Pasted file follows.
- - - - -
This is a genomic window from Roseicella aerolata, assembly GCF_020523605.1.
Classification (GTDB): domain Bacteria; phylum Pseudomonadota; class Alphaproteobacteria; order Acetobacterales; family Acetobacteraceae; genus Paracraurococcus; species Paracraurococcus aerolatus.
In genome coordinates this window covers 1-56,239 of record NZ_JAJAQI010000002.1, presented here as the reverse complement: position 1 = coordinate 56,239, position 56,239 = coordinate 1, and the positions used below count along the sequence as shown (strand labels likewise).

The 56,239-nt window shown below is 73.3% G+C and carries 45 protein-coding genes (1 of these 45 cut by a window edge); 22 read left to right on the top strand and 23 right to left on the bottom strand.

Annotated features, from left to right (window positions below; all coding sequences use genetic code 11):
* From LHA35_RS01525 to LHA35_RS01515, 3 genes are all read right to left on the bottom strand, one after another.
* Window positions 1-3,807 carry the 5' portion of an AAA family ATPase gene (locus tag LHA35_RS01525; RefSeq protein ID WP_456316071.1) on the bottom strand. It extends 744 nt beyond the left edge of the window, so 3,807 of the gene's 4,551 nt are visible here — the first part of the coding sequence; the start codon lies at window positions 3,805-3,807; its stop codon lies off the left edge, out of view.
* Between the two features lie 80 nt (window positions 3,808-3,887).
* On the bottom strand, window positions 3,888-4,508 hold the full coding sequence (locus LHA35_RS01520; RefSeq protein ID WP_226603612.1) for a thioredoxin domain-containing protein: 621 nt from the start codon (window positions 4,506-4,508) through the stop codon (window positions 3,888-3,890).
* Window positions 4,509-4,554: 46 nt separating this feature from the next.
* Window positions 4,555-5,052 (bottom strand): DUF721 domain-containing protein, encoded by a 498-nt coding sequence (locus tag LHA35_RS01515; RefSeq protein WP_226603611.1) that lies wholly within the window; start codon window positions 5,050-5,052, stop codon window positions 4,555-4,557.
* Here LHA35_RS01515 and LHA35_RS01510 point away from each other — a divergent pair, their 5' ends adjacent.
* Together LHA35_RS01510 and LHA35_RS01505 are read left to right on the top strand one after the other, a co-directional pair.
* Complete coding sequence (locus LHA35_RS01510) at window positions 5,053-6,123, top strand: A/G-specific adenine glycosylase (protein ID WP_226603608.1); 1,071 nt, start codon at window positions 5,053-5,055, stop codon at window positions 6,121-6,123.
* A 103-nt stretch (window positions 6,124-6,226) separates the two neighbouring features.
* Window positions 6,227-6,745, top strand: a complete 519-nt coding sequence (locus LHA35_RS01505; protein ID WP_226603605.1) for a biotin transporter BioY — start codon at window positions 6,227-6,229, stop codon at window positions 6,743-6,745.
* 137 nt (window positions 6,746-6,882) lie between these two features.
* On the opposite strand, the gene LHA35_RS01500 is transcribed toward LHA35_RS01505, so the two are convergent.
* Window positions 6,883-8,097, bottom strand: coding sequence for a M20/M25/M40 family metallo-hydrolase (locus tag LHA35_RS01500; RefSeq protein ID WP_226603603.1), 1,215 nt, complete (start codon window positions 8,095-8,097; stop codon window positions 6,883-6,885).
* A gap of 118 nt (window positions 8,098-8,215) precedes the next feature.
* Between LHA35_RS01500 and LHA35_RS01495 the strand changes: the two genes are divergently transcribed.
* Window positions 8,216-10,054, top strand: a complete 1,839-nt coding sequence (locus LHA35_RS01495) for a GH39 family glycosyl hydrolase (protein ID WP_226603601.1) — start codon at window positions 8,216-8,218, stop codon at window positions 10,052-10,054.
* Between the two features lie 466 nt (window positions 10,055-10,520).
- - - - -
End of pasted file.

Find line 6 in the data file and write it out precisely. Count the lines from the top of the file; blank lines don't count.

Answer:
* From LHA35_RS01525 to LHA35_RS01515, 3 genes are all read right to left on the bottom strand, one after another.